A peculiar sight greeted Moscow drivers on Friday: zebras walking back and forth across some of the city's busiest intersections.
It was part of a police campaign to call attention to the importance of crosswalks, known as zebra crossings, which are routinely ignored in the capital, contributing to the horrific number of pedestrians who are mowed down by cars.
The drivers who slowed down, and there were some, might have noticed that the zebras were actually light gray horses painted with black stripes. On their backs they carried yellow signs reading, "Careful, children are on their way to school."
Drivers are aggressive and impatient in fast-paced Moscow, where it's not unusual to see cars zipping down sidewalks or blowing through red lights. Crosswalks often exist only in theory, with drivers explaining that it is too risky to stop because the car behind them is unlikely to extend the courtesy.
In the first six months of this year, 378 people were killed and more than 6,600 injured on pedestrian crossings in Russia, according to police. In Moscow alone, 43 people were killed, including two children.
Anyone who has sat behind the wheel in Moscow knows that pedestrians are a big part of the problem, often darting across multilaned avenues or stepping off curbs without bothering to look left or right.
Many of the worst offenders are children, said Galina Pravdyuk, a police officer who runs educational programs in Moscow schools. She spoke Friday to a class of schoolchildren who visited an intersection being patrolled by a big striped horse called Vorobei, or Sparrow.
Pravdyuk told the children that they were never safe crossing the street, even when the green walk light was on. A car's brakes can fail, and there was even a case when a car went through a red light because the driver had died of heart failure, she said.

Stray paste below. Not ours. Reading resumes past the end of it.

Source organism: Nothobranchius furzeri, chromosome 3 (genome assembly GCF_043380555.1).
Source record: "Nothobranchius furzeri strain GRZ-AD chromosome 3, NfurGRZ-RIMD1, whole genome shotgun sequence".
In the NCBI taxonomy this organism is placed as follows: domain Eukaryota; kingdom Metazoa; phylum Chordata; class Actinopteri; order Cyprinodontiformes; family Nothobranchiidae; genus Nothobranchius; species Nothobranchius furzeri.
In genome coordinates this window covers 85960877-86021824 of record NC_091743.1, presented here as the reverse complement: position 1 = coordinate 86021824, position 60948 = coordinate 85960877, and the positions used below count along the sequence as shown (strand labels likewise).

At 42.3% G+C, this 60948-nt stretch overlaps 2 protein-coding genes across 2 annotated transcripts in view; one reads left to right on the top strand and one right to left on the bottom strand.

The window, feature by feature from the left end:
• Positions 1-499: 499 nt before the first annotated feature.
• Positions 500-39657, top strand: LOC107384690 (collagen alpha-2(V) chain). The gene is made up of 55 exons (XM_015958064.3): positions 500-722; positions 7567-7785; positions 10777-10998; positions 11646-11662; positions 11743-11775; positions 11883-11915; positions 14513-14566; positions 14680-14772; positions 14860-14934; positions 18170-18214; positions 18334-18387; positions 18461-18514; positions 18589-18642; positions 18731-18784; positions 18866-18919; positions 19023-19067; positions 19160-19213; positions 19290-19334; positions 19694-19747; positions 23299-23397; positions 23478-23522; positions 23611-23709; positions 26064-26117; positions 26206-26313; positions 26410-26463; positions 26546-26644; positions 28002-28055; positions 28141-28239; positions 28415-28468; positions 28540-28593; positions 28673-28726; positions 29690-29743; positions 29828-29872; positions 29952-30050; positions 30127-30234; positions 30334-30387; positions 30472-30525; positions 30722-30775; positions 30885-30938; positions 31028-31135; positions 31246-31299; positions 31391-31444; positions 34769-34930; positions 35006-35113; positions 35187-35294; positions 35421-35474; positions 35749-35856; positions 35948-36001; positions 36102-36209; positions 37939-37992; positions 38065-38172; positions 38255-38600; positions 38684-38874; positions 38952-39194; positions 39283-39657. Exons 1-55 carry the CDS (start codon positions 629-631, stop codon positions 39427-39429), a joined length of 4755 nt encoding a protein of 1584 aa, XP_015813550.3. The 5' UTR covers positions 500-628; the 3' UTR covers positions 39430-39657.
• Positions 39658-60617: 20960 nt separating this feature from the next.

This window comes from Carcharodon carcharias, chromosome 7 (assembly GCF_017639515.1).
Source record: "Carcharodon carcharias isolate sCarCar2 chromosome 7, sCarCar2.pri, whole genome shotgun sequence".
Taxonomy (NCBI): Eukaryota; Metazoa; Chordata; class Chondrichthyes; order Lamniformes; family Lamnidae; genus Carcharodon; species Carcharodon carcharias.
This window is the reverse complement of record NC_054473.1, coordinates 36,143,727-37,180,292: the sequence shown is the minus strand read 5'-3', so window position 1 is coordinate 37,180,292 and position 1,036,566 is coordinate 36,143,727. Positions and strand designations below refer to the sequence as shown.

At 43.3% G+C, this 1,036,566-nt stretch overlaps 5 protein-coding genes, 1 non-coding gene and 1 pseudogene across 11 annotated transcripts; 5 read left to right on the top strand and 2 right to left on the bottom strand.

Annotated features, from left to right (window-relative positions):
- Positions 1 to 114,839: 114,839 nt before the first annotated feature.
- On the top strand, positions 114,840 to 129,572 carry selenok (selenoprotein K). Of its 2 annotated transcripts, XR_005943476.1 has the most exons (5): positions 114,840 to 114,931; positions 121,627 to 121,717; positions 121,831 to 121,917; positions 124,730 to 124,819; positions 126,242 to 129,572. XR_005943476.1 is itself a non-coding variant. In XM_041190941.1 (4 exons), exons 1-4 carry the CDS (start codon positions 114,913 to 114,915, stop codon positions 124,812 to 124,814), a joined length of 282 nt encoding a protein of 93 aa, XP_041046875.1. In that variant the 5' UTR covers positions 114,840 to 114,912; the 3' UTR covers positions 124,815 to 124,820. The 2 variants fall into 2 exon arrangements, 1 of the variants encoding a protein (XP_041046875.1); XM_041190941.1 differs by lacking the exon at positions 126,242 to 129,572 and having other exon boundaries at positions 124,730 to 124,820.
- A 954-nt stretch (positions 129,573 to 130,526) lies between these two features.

"Children, you have to take care of yourselves while our driving culture is on such a low level," she told them.
Newspapers are full of gruesome accounts of pedestrians killed on crosswalks. Just last week, two teenage sisters were hit in Moscow, with one killed and the other crippled. Last month, a motorcyclist hit a toddler in a stroller, killing the child.
In some of the more notorious cases around Russia in recent months, the drivers were policemen, and a number of them were drunk.
The expansion of Internet access has helped publicize the accidents and, in some cases, help find those responsible. An appeal from a Moscow blogger to track down the policeman who ran over his pregnant wife last year led to the officer's arrest, and in the face of public pressure he was sentenced to five years in prison.
Other offenders, especially those with political connections, often go unpunished. In 2005, a son of the defense minister at the time, Sergei Ivanov, struck and killed a woman on a zebra crossing in Moscow. The charges against him were dropped.
Attitudes and behavior have been slowly changing, however. As public anger over the accidents has grown, Russia has introduced tougher traffic laws and higher penalties for violations.
Drivers now stop at crosswalks with increasing frequency, and starting in November, the law will require them to brake not only for pedestrians already in crosswalks, but for those who have just stepped onto the road with the intention of crossing it.
Police also claim some success in educating children. Pravdyuk said that in her district in central Moscow the number of children hit by cars in the first half of this year was 28, down from 37 in the same period of 2009, and children were at fault in only six of the cases, half the number of last year.
Friday's "zebras" were one more step in making it safer to walk Moscow's streets.
"Just now, a man drove by and gave me the thumb's up," said Ksenia Davidova, a young redheaded woman charged with leading Vorobei across the intersection near Russia's national archives.